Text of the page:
Saving lives will help to reduce poverty, as so often those who are killed and injured are young adults and children. The death or disability of a breadwinner can push a family deeper into poverty, and a sick or injured child will suffer through absence from school while at the same time costing the family in medical fees. In addition, the healthcare costs from urban air pollution are estimated to cost up to 5% of GDP in developing countries.

The Cost of Inaction

Sub-Saharan Africa has an average GDP growth rate of 5.1%, which should mean ample domestic and foreign investments in sustainable road infrastructure. Without such investments, road fatalities in 2020 will be 80% higher than now. The problem in urban areas will be amplified due to the fact that more than 300 million residents will be added to Africa?s Cities in the next 25 years. The majority of these rural to urban migrants will rely on the most affordable and accessible modes of transport ? walking and cycling ? for which minuscule investments are currently made.

In addition to the exponential rates of urbanization, the population of Africa will grow by more than a billion people by 2050. Africa?s rate of motorization is one of the fastest in the world, with thousands of cars added to the roads every day. Globally, the number of private motor vehicles is forecast to triple by 2050. Two-thirds of this explosive growth will take place in non-OECD countries such as those in Sub-Saharan Africa.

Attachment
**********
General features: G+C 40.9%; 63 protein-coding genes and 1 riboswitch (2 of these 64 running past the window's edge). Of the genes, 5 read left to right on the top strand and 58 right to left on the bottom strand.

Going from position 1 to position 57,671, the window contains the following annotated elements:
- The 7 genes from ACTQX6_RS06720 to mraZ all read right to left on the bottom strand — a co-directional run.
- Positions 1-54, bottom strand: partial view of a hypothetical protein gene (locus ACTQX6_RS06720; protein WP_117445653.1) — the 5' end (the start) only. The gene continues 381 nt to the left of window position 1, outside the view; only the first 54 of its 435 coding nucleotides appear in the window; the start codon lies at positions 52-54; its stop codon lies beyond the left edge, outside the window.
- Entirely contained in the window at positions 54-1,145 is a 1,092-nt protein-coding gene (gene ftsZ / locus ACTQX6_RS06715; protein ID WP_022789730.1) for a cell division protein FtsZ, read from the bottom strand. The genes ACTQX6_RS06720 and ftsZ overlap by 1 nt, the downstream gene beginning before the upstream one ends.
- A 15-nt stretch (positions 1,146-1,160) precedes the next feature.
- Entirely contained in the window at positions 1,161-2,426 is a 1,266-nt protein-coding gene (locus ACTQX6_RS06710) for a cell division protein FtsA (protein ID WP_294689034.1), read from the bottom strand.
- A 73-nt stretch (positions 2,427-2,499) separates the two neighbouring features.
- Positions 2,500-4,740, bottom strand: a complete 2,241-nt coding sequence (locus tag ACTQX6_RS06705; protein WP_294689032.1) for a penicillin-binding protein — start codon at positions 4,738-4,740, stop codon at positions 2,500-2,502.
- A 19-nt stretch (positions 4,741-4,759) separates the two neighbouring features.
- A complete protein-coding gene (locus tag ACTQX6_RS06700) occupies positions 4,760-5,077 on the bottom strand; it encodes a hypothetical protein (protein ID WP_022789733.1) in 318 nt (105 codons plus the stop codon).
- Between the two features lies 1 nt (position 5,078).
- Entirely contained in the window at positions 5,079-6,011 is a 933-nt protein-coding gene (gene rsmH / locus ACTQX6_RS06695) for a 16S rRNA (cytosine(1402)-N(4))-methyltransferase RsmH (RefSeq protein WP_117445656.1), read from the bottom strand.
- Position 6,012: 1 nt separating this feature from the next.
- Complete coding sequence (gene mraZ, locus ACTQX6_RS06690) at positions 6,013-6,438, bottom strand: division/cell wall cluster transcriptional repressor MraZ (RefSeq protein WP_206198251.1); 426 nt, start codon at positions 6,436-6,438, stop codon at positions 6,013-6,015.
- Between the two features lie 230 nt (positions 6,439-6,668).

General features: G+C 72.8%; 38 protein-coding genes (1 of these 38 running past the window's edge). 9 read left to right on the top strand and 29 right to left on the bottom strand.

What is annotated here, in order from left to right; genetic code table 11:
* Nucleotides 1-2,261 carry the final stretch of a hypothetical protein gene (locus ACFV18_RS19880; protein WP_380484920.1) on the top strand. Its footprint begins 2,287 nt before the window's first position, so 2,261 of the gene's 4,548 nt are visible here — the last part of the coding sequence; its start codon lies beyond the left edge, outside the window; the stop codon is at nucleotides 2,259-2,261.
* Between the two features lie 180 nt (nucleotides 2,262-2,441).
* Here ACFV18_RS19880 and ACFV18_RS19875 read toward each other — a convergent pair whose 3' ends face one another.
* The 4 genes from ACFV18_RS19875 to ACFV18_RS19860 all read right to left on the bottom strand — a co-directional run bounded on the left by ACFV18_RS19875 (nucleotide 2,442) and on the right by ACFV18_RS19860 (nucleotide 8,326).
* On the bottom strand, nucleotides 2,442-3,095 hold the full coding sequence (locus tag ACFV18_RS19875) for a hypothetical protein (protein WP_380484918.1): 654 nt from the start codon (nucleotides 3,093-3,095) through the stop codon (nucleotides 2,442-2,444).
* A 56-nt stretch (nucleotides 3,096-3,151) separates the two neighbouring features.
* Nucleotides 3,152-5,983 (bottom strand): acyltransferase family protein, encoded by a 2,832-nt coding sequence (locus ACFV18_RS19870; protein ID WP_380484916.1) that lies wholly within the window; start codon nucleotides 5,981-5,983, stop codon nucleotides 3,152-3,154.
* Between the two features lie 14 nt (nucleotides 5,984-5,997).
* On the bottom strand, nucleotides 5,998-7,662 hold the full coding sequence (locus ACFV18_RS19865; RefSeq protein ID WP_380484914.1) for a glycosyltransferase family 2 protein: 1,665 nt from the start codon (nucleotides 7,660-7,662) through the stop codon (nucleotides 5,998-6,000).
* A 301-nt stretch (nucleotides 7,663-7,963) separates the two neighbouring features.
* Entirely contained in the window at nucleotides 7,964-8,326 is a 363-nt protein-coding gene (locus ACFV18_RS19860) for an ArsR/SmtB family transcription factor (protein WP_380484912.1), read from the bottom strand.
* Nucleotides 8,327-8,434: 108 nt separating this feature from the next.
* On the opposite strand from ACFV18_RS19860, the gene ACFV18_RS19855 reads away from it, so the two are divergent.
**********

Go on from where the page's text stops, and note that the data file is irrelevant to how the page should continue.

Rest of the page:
Change is Possible

There are ways to drastically reduce the forecast congestion, pollution, and deaths and injuries, while at the same time bridging the gap between the rich and poor. This solution is to build Cities that thrive on integrated, multi-modal transport systems. In modern, green and efficient systems, non-motorised transport will be at the core of mobility planning and implementation.

The critical change needed at the level of decision-makers in government and donor agencies is to systematically allocate funds for walking and cycling infrastructure in all urban transport investments. Even a small proportion of funds would go a long way in making investments more accountable and beneficial to the majority of the population, instead of only benefiting the car-using minority. In turn, such investments will support governments in meeting the overarching goal of poverty reduction, as envisaged in the Millennium Development Goals.

There have been successes in Africa, through both the Share the Road initiative and the work of Amend. For example, the Kenyan government has enacted a policy change whereby walking and cycling facilities are incorporated into its urban road designs. There are also positive developments in Uganda and Rwanda, and in Tanzania where Amend is working to improve the walk to school for tens of thousands of school children. But more needs to be done in these countries as well as the whole of Africa.

The focus of Rio+20 is green economy in the context of poverty eradication and sustainable development. The international community would be hard-pressed to ignore the rationale and feasibility of increasing investments in walking and cycling on Africa?s roads. The hundreds of millions of people moving around our Cities by foot or bicycle, going to school and work, going to meet friends and family, at great undue risk to their lives. They deserve a strong call for action on this occasion of Rio+20.